Last year, Macoubrie and colleague Michael Cobb surveyed 1,250 people and found that 95 percent of respondents said they distrusted government and industry to manage the risks associated with nanotechnology, if "don't know" is taken to mean lack of trust. This astounding statistic prompted Macoubrie's study, which aims to delve deeper into the issue of public trust.

For nanotechnology to thrive, "the federal government and industry need to put as much energy into building public trust as they do into developing new nano applications," said David Rejeski, director of the Project on Emerging Nanotechnologies.

The new study, as well as the 2004 study, revealed low public awareness of nanotechnology. Of those who had heard of nanotechnology, 42 percent cited either word-of-mouth or public radio and television as their sources of information, but professed to know little about it. Respondents were inclined to reflect upon medical and technology flaws from the past, such as asbestos, dioxin, and Vioxx, reinforcing their concerns about proper precautions, as well as the need for reliable information.

But Macoubrie took her study a step further. After having participants answer a pre-study questionnaire, they each received balanced, clearly written information on nanotechnology and the agencies responsible for oversight. They also were divided into focus groups, each receiving information on specific areas such as consumer products, agriculture, and medicine.

Across all experimental groups, participants expressed the most interest in possible medical advances from nanotechnology. But, in addition, participants also expressed less trust of the Food & Drug Administration (FDA) after learning about medical applications.

"Medicine is the most controversial, but the public perceives the greatest opportunities here," said Macoubrie. They also want better precautions to ensure these advancements one day do not cause more trouble than they alleviate, she said. Participants also expressed optimism about better consumer products, environmental protection, safer and more nutritious food, and improved energy and electronics. And 3 percent cited improvements to enhance national security.

The study found that trust in some agencies increased after participants received information about the responsibilities of the various regulatory agencies—such as the Environmental Protection Agency, Centers for Disease Control, and Occupational Safety and Health Administration—although trust in the FDA and the U.S. Department of Agriculture dropped. Respondents placed their least trust in Congress, which they worried might undermine regulatory protections. The study found participants were concerned with possible lack of government expertise to handle nanotechnology, political manipulation, and coordination problems across multiple agencies.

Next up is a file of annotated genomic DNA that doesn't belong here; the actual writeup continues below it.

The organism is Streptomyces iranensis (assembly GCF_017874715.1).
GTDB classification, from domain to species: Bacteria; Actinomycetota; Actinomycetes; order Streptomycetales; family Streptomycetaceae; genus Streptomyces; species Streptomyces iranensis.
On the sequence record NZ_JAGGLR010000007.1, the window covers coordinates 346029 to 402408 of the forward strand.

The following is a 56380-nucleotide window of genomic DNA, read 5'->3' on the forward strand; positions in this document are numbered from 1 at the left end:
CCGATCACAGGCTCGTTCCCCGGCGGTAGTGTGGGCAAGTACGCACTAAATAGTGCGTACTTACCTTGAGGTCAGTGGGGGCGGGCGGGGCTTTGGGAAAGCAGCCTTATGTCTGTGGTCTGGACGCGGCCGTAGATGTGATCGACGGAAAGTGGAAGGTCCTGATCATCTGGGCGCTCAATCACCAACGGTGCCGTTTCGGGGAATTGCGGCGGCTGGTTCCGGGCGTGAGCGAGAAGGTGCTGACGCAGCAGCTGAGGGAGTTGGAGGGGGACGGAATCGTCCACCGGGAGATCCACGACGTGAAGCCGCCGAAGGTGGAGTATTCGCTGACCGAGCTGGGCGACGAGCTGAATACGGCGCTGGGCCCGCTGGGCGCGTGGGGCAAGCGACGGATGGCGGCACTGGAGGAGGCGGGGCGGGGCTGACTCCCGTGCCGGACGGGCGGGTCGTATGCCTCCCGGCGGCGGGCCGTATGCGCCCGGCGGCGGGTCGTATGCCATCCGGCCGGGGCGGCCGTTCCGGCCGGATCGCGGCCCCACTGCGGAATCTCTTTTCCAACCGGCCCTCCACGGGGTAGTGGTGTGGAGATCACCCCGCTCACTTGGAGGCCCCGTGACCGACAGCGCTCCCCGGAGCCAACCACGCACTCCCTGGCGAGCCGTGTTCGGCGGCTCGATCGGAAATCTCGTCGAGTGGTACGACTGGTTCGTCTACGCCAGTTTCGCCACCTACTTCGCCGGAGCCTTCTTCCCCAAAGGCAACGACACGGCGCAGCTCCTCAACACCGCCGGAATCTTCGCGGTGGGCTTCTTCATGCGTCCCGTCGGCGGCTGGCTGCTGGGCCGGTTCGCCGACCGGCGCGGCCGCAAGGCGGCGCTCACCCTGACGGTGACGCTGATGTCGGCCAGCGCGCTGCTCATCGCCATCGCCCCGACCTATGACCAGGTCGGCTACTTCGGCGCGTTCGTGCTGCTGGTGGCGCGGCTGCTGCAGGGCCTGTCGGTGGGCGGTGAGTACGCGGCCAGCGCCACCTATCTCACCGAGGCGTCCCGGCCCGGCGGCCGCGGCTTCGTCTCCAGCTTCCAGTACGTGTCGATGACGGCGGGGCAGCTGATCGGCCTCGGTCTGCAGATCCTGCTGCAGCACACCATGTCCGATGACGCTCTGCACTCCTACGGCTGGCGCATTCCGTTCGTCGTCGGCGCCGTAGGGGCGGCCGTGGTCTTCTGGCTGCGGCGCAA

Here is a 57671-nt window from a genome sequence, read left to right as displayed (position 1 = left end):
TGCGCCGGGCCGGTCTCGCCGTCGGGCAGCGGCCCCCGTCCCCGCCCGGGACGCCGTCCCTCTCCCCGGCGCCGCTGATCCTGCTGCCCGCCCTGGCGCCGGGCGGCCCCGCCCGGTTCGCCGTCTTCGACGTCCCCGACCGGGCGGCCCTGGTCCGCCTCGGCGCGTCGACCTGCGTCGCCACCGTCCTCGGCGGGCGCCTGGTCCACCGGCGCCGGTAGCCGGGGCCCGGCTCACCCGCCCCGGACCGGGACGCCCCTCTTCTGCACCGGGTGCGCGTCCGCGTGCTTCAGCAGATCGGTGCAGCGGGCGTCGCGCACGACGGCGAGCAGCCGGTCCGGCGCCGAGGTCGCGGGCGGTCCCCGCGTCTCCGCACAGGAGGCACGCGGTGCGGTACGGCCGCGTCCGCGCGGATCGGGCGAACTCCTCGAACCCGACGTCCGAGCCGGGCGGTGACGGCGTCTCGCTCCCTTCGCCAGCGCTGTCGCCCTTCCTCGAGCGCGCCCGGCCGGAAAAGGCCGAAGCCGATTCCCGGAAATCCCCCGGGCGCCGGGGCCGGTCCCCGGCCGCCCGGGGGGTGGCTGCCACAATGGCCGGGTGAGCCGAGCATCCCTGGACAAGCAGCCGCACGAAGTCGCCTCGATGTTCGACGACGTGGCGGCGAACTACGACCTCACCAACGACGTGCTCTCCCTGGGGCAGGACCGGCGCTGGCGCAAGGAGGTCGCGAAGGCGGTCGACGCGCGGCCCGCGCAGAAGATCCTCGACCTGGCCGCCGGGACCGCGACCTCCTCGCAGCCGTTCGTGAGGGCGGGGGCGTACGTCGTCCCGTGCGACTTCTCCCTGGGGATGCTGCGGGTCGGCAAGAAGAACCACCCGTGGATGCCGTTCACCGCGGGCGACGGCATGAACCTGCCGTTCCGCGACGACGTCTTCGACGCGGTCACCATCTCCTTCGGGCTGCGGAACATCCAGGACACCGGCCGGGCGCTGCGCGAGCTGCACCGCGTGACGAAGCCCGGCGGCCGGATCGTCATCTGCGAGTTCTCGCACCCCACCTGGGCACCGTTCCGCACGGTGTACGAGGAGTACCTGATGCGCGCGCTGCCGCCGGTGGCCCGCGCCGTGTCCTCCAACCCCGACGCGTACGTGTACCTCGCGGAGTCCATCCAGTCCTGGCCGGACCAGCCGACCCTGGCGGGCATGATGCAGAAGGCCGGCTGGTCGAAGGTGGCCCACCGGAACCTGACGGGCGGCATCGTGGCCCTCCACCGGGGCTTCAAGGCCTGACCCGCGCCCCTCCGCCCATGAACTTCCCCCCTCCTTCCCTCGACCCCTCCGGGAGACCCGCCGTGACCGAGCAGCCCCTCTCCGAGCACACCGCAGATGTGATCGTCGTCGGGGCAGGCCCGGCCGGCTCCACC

Addressing the Public's Concerns
While the majority of study participants believed the benefits would outweigh the risks, they cited numerous concerns about nanotechnology, most notably the unknowns, regulation, and human health risks. Other concerns included long-term health risks, ineffective or over-restrictive regulations, and lack of information available to consumers.

Having stated their concerns, participants also were clear in their recommendations. "Better [product safety] testing is one of the first things they want," said Macoubrie, "and industry should pay attention to that." They also underscored the need to disseminate more information about nanotechnology products, long-term health and environmental impacts, and whether regulation is sufficiently protecting workers and the environment. They want government-mandated standards, deeming voluntary standards to be inadequate to address the possible risks associated with nanotechnology.

"Industry has an enormous opportunity here to get out in front, to join with the public in a productive dialogue on how to address these kinds of concerns," said Macoubrie. "In the end," Rejeski said, "the kinds of safety measures and disclosure the public wants make sense in terms of both long-term corporate strategy and good public policy."